Racing the Clock for a Sweet Future

Processing sugar cane crop can be painstaking, but the results are always sweet. Each year for approximately 100 days, Louisiana-based St. Mary Sugar Cooperative and its members work around the clock—oftentimes through rain, sleet and even hurricanes—to process the crop before the ground freezes. But with a new expansion on the horizon, the co-op is hopeful to increase efficiency—buying back valuable time.

St. Mary was founded in 1946 and is one of only two remaining sugar cooperatives in the state. Each fall, it receives truckloads of sugar cane from its 104 members and then processes it into black molasses or sugar by grinding, pressing and boiling the cane. Once it is boiled and then crystallized, the sugar is ready—but the process isn’t over. The leftover bagasse, which is the pulpy, woody fiber left after the extraction, is used to fire the steam boilers and generates power for the plant.

We are grateful to CoBank for facilitating the loan—we have been with the bank for several decades, and they have been an incredible resource.

“We utilize all parts of the sugar cane—it’s a great way to reduce waste and increase efficiency,” said Micah Guidry, St. Mary’s general manager. “The crop is versatile but it’s also tricky—if you don’t process it within 24 hours, the sugar content goes down. And Louisiana is the most northern region where sugar cane is produced, meaning we have a shorter growing season. In order to keep expanding and meeting the needs of our members, we needed to add an additional boiler.”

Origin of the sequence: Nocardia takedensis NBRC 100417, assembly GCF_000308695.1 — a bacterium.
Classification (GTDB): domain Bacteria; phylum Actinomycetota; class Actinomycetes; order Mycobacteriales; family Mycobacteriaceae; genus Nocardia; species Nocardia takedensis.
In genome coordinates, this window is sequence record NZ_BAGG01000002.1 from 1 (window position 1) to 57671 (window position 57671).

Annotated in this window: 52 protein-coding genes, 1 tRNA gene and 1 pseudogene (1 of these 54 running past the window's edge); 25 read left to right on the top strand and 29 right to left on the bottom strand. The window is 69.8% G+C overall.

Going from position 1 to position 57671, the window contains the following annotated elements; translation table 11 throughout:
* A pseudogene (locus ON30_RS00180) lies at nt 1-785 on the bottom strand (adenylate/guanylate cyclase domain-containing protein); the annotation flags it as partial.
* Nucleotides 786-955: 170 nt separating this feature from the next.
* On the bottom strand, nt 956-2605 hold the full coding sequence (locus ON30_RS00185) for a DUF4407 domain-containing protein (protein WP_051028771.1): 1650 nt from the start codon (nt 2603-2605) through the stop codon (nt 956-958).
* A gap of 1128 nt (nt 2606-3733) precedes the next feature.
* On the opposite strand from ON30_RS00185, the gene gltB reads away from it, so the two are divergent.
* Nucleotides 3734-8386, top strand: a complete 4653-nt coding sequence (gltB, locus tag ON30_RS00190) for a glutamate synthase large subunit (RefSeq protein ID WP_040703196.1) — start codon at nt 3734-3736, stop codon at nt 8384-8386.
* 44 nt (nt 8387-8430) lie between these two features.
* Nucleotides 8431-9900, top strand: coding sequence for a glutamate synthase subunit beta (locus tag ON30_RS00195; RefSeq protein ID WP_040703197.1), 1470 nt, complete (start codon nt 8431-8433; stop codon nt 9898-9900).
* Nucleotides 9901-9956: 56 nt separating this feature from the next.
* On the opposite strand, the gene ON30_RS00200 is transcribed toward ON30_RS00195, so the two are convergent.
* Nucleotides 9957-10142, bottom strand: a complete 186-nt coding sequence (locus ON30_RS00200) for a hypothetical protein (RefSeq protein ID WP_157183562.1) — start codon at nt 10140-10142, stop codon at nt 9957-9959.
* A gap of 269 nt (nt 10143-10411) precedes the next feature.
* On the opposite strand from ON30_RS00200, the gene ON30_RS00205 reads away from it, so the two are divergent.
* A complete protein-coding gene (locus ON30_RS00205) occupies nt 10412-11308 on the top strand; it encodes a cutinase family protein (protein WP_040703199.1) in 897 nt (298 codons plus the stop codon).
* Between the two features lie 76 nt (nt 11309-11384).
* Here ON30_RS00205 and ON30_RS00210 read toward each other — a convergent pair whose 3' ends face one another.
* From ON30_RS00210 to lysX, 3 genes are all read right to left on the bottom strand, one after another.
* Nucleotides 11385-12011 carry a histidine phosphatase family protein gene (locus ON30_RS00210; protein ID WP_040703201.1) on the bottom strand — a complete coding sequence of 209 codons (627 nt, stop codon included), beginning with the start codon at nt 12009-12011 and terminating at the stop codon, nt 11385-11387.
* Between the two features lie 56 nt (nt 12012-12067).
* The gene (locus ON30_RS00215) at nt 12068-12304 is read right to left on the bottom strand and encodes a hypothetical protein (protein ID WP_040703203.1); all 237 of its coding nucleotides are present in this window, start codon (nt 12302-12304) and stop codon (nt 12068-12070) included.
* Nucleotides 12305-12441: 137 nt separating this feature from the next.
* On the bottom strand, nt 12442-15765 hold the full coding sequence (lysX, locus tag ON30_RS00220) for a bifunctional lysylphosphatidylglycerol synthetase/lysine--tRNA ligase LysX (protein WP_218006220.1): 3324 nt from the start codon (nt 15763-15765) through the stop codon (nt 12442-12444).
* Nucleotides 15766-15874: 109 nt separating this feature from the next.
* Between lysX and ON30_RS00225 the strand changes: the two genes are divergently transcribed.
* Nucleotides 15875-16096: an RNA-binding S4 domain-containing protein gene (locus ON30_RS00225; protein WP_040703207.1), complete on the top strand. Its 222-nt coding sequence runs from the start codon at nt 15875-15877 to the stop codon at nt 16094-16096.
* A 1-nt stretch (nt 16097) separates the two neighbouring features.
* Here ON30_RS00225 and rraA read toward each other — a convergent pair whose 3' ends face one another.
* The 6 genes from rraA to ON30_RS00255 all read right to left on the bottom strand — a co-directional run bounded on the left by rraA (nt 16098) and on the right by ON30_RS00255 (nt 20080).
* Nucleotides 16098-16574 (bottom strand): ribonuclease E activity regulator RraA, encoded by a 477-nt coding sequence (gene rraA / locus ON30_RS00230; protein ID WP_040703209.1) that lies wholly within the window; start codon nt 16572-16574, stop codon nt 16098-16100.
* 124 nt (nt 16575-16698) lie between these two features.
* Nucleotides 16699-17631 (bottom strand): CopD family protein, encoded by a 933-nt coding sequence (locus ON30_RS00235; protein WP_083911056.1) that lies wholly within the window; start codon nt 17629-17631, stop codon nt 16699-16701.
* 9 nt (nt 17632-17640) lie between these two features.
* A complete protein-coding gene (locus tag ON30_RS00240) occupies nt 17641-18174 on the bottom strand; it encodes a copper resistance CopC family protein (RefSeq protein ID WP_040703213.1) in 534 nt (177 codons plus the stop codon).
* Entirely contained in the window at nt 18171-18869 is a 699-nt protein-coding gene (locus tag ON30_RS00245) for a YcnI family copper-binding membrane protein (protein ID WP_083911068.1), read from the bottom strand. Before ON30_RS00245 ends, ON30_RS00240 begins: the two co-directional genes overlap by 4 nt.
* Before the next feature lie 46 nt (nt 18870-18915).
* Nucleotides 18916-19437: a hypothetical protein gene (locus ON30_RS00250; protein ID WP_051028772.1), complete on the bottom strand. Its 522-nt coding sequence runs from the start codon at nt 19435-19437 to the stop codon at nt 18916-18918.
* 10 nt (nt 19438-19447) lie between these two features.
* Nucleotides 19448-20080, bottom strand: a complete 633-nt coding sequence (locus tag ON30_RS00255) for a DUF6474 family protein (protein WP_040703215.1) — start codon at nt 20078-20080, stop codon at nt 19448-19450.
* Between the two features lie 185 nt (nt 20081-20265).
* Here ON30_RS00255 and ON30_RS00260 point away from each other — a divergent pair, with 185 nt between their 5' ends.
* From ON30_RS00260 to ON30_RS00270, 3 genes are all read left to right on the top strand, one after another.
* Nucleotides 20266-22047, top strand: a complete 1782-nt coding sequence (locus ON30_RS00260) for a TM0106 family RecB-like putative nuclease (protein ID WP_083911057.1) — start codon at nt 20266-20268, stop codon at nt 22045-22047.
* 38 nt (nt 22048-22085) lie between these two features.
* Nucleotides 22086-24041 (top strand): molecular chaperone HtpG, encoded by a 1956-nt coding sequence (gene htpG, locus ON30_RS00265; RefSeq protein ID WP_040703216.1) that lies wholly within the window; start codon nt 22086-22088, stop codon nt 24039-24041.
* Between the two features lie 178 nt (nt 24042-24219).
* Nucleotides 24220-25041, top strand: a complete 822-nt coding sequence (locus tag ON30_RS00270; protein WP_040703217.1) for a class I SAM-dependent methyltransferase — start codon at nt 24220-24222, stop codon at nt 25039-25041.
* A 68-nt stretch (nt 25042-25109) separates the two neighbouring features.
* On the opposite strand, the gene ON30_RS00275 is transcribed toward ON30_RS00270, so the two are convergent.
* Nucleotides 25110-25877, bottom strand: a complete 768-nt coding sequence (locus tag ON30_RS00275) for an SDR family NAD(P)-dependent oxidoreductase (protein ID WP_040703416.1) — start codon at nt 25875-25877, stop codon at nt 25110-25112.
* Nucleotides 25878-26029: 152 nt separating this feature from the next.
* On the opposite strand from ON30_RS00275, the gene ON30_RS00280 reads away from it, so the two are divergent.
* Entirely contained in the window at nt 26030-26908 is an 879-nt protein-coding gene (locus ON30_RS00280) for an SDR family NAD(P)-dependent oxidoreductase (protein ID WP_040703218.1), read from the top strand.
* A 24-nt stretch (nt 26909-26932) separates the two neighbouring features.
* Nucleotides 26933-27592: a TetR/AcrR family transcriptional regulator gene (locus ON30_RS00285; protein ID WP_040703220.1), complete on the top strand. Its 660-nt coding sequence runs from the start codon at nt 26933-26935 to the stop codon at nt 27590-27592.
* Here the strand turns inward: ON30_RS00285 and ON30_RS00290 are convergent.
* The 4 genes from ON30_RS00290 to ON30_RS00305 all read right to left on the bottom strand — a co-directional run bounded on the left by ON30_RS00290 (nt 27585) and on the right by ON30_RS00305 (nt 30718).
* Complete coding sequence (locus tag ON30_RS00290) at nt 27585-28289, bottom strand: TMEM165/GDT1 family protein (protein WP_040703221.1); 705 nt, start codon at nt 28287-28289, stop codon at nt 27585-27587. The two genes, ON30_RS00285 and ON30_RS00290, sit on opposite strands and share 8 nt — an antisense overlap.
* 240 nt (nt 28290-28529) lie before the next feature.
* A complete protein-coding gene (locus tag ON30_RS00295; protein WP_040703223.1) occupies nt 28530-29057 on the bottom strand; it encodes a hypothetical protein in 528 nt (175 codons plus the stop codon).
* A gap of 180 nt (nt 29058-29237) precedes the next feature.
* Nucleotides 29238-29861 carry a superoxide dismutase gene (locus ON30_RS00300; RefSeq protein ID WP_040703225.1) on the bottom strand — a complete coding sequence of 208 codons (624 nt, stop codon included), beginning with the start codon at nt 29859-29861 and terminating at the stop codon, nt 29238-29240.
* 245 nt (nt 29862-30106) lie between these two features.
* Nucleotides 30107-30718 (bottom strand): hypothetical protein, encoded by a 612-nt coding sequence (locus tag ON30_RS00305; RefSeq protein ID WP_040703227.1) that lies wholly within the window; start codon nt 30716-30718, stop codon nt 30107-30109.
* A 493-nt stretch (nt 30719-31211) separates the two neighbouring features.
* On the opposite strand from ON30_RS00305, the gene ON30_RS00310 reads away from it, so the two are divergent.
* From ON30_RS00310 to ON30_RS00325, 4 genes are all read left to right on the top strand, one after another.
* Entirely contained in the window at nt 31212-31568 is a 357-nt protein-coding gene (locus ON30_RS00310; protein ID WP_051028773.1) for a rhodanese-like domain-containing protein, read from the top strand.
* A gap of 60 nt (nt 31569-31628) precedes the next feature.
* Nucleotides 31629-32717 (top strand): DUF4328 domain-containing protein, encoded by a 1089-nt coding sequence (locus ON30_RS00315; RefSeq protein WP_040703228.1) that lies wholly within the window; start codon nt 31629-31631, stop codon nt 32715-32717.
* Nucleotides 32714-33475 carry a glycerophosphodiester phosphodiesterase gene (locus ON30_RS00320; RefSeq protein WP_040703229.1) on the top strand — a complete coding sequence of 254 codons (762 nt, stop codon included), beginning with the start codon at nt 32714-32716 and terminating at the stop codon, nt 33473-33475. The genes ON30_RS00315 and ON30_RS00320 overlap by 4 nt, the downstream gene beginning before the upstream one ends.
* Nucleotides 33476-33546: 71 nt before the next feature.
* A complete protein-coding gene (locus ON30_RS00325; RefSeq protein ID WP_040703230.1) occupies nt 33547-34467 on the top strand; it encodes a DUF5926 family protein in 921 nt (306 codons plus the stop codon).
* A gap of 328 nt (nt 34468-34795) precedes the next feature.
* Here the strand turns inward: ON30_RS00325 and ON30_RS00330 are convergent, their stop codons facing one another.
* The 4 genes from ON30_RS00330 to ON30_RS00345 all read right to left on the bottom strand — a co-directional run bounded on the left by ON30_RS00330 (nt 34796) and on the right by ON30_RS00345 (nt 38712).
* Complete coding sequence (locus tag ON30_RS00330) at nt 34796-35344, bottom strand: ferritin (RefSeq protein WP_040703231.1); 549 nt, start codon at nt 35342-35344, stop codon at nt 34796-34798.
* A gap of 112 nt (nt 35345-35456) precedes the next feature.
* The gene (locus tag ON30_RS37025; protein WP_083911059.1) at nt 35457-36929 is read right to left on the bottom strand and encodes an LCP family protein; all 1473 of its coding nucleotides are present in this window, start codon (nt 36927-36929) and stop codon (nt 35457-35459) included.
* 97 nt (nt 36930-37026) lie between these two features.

Currently, St. Mary has seven boilers, three of which are originals from its founding nearly 80 years ago. With an eye to the future, the co-op is adding an eighth boiler, financed by its longtime partner, CoBank. The $20 million project will not only improve efficiency of the plant, but will accelerate the co-op’s grinding time and capabilities.

“Processing sugar cane is a 24/7 endeavor and we are oftentimes at the mercy of mother nature. By adding this new boiler, we can grind more cane, increasing our output and hopefully saving a few days of labor,” Guidry said. “We are grateful to CoBank for facilitating the loan—we have been with the bank for several decades, and they have been an incredible resource as we’ve implemented changes for the betterment of our members, staff and board.”

St. Mary has experienced steady growth over the years—in 1947, it produced approximately 11 million pounds of sugar compared with 2022, where it produced an impressive 357 million pounds. With the new boiler in place, which is slated to be ready by the 2024 harvest season, the co-op plans to process even more tons of sugar—and on less of a time crunch.

This story was originally published in the CoBank 2023 Annual Report.